Trees burn on the roadside in Baja California. Trees burn on the side of a road in Baja California.

Fanned by winds, Baja California wildfires leave 4 people dead, destroy 200 houses

State of emergency declared in Tecate, Playas de Rosarito and Ensenada

Raging wildfires in Baja California have left four people dead, destroyed some 200 houses and burned over 7,000 hectares of meadow land.

The state government declared a state of emergency in Tecate, Playas de Rosarito and Ensenada and put Tijuana on pre-alert as a result of the deadly fires.

The Defense Secretariat (Sedena) has implemented the DNIII-E natural disaster emergency response plan and evacuated 1,645 people.

The fires began on Thursday and grew out of control as a result of the Santa Ana winds, which have been reaching speeds as high as 95 kilometers per hour. They have completely burned at least 70 houses in Tecate, 50 in Tijuana and over 30 in Rosarito.

“The most serious fire is the one . . . in Tecate, in which preliminary reports state that 70 houses have been destroyed,” said state Civil Protection director Antonio Rosquillas on Friday. “Unfortunately, two people there have died, two were wounded, and around 60 families affected.”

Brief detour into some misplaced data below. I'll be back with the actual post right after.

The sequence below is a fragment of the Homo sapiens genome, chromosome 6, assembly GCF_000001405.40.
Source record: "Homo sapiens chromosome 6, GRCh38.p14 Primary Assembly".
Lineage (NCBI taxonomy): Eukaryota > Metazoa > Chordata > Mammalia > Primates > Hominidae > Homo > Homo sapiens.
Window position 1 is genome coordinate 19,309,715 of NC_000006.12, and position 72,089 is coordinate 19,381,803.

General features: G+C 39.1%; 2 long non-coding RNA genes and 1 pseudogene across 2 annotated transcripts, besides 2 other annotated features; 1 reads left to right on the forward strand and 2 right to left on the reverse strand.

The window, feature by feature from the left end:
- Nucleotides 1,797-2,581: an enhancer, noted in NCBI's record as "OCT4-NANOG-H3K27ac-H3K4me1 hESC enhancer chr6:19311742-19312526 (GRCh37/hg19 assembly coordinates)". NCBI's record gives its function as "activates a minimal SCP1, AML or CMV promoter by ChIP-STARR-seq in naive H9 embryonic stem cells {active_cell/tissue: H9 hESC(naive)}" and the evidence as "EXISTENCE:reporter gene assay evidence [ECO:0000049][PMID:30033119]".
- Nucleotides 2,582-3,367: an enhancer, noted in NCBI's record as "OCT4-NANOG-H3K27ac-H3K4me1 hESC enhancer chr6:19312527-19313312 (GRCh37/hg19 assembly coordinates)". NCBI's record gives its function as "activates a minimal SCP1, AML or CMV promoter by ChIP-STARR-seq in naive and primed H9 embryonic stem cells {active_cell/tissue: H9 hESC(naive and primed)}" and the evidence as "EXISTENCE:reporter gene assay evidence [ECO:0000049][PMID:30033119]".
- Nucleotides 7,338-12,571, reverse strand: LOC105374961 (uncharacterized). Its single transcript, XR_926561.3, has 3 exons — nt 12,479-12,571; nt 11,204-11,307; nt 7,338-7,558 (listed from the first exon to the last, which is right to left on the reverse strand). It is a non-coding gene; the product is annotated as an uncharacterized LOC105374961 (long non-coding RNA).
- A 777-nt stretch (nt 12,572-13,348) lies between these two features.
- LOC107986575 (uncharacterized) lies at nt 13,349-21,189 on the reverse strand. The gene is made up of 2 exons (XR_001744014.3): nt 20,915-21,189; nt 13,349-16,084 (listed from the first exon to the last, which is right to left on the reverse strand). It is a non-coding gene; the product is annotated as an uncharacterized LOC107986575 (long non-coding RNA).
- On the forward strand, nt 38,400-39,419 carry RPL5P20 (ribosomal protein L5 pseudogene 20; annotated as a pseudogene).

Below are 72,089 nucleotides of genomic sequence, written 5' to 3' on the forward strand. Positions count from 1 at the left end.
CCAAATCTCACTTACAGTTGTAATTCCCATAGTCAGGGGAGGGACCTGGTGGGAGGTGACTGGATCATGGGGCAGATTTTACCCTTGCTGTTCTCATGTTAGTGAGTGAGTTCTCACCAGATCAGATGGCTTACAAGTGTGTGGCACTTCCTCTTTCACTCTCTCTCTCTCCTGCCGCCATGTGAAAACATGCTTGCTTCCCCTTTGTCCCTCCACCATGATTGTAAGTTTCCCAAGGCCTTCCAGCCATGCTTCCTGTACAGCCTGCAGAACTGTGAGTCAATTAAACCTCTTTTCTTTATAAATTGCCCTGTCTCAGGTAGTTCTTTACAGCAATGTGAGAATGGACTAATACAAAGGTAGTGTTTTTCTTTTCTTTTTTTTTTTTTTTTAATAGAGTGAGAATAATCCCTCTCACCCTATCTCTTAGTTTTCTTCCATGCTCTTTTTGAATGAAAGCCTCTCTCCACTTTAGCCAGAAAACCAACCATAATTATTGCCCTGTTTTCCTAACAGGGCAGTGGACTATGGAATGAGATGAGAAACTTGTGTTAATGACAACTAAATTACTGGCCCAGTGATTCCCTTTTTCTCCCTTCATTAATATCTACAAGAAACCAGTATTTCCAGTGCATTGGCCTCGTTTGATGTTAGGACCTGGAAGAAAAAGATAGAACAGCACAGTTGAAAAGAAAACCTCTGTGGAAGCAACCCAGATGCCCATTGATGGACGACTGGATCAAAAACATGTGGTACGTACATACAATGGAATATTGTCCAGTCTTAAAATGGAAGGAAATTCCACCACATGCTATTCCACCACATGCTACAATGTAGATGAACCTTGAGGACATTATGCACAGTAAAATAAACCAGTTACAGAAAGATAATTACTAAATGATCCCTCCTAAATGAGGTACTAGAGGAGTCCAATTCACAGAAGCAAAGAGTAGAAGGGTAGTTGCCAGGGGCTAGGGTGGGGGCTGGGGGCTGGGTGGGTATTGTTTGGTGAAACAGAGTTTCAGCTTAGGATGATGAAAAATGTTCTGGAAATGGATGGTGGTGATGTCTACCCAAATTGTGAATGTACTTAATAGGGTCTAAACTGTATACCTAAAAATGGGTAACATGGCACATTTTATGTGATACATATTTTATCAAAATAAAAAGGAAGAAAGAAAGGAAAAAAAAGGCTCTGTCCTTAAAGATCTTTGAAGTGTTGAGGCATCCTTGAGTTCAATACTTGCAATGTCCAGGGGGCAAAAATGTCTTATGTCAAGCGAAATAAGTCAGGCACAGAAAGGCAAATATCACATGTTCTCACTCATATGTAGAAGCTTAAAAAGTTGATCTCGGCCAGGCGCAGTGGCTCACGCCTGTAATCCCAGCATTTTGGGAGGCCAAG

About 50 fires have been reported in four municipalities.
About 50 fires have been reported in four municipalities.

In Playas de Rosarito, where around 30 houses were completely burned, firefighters found a man and his dog burned to death in the bathroom of a house that was consumed by the flames.

Classes at public schools and universities in the affected cities were canceled on Friday, and police closed highways in the area that were covered in a thick layer of smoke.

Tijuana Mayor Arturo González Cruz believes the fires to have been started by a trash fire at an illegal dump site that grew out of control with the winds.

The federal Secretariat of Security and Citizens Protection (SSPC) reported Friday night that the National Forestry Commission (Conafor) had contained only 35% of the estimated 50 fires. It is not known how much of the region’s natural protected areas have been burned.

Sources: El Universal (sp), Milenio (sp)

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